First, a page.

In eukaryotes and archaea, protein-coding DNA is transcribed to messenger RNA (mRNA) via a preinitiation complex (PIC) composed of over 100 proteins, among them regulatory proteins, numerous transcription factors, and RNA polymerase II—the enzyme that produces precursor messenger RNA (pre-mRNA). Although transcription is traditionally represented by the synthesis of a single unidirectional transcript along the forward strand of DNA by RNA polymerase, in many eukaryotes two PICs initiate transcription divergently, causing genes to be transcribed bidirectionally from two distinct transcription start sites (TSSs) on opposite strands. Bidirectional transcription produces both a pre-mRNA transcript from the forward strand and either a second pre-mRNA transcript or one or more non-coding RNAs from the reverse strand (Wei et al., 2011).
Promoter upstream transcripts (PROMPTs) are a class of non-coding RNAs of varying lengths produced by bidirectional transcription along the reverse strand, first identified in humans (Preker et al, 2008, reviewed in Andersson and Sandelin, 2020). Like many noncoding RNA species, most PROMPTs are quickly degraded by the nuclear exosome complex, although they can also regulate gene expression. One notable feature of PROMPTs is that they appear to be considerably more common in animals than in plants, possibly due to differences in the transcription process itself.
Here, Thieffry and colleagues (2020) used Arabidopsis (Arabidopsis thaliana) exosome-deficient mutants to show that PROMPTs are present in that system, although they are much rarer than in animals. The authors used a targeted deep RNA sequencing (RNA-seq) procedure known as Cap Analysis of Gene Expression (CAGE), in which the 5’ ends of mRNAs are preferentially sequenced. This yields a broad overview of the mRNAs present and permits the identification of TSSs with nucleotide precision. The authors first made a highly detailed map of TSSs found in wild-type plants and verified that these sites were located close to gene models present in the TAIR10 or ARAPORT11 genome annotations. Next, they obtained CAGE and RNA-seq datasets for the mutants hen2-4 (HUA enhancer 2) and rrp4-2 (ribosomal RNA processing 4), both defective in nuclear exosome function, compared them to their wild type TSS map, and analyzed the resulting forward and reverse CAGE signals. If PROMPTs are common in Arabidopsis, the forward and reverse CAGE signals would be similar in mutant plants, but not in the wild type. However, this is not what the authors observed: in general, the CAGE signal from the forward strand was considerably stronger regardless of the genetic background, suggesting that unidirectional transcription is the rule.
The authors also identified 96 specific TSSs for which exosome-sensitive transcripts were produced on the forward strand—i.e. PROMPTs. These TSSs were not overrepresented in any functional category, contained significant enrichment of predicted 3’ splice sites, and were distinct from previously described upstream non-coding transcripts (UNTs). Further examination of small interfering RNAs (siRNAs) produced by wild-type and exosome-deficient mutant plants showed that the Arabidopsis PROMPT regions of the mutant plants accumulated more siRNAs than the associated mRNA coding region (see Figure).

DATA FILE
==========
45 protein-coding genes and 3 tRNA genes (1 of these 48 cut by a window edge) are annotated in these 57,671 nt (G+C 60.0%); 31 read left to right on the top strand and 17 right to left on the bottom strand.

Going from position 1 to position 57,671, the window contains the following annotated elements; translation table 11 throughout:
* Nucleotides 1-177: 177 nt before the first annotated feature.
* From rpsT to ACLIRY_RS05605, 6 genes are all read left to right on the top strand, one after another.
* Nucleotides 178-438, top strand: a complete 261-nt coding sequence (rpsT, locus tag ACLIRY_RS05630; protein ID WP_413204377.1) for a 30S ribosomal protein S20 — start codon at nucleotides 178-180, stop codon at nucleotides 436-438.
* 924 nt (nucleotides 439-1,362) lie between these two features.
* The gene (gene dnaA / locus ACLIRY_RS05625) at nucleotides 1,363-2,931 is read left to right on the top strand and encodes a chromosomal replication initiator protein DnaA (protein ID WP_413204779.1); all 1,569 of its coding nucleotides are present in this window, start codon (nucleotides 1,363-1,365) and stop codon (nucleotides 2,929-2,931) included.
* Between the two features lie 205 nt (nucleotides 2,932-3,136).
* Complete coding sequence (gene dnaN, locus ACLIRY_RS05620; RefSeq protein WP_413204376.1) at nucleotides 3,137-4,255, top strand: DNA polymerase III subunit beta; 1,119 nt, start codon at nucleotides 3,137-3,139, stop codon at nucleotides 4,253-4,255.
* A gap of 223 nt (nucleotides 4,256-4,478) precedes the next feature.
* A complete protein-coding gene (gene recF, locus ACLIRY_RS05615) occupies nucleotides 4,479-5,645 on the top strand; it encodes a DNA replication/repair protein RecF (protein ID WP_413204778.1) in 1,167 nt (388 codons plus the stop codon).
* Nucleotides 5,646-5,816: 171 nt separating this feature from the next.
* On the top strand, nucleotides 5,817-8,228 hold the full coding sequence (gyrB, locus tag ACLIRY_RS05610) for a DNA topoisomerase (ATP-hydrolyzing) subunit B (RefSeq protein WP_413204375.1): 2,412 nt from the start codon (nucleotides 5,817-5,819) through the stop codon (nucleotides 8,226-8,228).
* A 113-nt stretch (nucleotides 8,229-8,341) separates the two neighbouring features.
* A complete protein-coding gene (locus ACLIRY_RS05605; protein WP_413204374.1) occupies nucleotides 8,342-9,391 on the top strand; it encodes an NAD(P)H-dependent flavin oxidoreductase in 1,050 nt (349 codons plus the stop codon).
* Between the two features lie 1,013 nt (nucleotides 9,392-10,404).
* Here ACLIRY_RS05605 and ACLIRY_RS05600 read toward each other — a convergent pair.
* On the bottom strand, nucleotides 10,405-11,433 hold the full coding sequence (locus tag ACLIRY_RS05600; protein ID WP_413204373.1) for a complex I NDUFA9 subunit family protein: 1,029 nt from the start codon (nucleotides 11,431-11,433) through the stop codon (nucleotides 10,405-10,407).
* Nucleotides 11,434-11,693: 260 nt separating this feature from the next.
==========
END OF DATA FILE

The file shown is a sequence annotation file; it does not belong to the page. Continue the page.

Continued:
Taken together, the authors show that, although very rare, PROMPTs are detectable at individual Arabidopsis genes. Further, if allowed to accumulate, these PROMPTs are converted into siRNAs. These findings agree with recent research suggesting that PROMPTs may play a role in gene regulation despite their rarity (Song et al., 2019). However, it remains unclear whether transcription initiation on the reverse strand upstream of a TSS is uncommon in Arabidopsis, or that efficient, non-exosomic RNA degradation systems mask the production of noncoding RNAs. Future work should focus on determining how prevalent PROMPTs are in plant systems, as well as whether differences in RNA metabolism between plants and animals are responsible for differences in the prevalence of PROMPTs, or whether plants have evolved specific mechanisms of avoiding RNA interference from PROMPTs.
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Song, Y., Xuan, A., Bu, C., Ci, D., Tian, M., and Zhang, D. (2019). Osmotic stress-responsive promoter upstream transcripts (PROMPTs) act as carriers of MYB transcription factors to induce the expression of target genes in Populus simonii. Plant Biotech J. 17: 164-177
Thieffry, A., Vigh, M.L., Bornholdt, J., Ivanov, M., Brodersen, P. and Sandelin, A. (2020). Characterization of Arabidopsis thaliana promoter Bidirectionality and Antisense RNAs by Depletion of Nuclear RNA Decay Pathways. The Plant Cell. Published March 2020. DOI: https://doi.org/10.1105/tpc.19.00815
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